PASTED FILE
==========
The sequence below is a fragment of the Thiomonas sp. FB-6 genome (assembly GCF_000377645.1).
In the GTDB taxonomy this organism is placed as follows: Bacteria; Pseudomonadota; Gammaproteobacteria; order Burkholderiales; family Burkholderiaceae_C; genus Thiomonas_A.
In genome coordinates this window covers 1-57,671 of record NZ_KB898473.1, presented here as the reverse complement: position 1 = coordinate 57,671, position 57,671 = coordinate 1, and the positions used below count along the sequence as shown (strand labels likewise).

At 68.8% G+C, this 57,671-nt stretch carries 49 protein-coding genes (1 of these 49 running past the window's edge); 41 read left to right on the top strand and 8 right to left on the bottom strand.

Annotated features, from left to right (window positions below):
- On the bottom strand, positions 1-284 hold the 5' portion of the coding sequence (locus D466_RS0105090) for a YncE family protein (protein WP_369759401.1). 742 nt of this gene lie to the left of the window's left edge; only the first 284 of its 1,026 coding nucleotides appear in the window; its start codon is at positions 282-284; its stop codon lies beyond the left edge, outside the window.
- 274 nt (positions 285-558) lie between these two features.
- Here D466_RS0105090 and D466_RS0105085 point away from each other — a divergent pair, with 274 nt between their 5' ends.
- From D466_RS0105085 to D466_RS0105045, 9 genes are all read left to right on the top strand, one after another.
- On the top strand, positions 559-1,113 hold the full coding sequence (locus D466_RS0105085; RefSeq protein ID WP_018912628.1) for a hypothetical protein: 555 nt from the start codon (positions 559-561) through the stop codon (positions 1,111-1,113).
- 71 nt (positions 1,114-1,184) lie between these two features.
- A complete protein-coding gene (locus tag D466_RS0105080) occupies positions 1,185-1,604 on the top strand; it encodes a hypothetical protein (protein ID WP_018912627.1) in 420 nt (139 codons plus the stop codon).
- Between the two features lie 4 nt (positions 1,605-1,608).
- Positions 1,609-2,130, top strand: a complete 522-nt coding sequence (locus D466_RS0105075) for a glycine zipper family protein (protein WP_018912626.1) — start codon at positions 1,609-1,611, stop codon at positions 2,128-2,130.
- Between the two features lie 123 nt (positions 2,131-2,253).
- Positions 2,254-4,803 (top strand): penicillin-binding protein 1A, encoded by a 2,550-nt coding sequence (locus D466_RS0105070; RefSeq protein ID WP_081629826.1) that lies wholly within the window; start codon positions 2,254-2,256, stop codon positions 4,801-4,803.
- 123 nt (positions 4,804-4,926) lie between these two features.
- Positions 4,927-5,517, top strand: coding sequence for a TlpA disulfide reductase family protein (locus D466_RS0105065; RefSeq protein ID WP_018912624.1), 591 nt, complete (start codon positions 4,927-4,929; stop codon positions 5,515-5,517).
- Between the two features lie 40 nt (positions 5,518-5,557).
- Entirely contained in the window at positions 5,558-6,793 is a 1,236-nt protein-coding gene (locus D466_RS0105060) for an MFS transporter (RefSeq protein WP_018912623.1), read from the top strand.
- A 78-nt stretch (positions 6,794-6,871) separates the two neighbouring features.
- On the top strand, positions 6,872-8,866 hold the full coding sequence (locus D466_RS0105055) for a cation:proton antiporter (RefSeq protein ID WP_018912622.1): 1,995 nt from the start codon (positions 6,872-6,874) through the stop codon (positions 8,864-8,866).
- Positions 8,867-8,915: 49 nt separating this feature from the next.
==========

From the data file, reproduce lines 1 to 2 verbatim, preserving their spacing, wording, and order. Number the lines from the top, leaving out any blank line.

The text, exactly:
The sequence below is a fragment of the Thiomonas sp. FB-6 genome (assembly GCF_000377645.1).
In the GTDB taxonomy this organism is placed as follows: Bacteria; Pseudomonadota; Gammaproteobacteria; order Burkholderiales; family Burkholderiaceae_C; genus Thiomonas_A.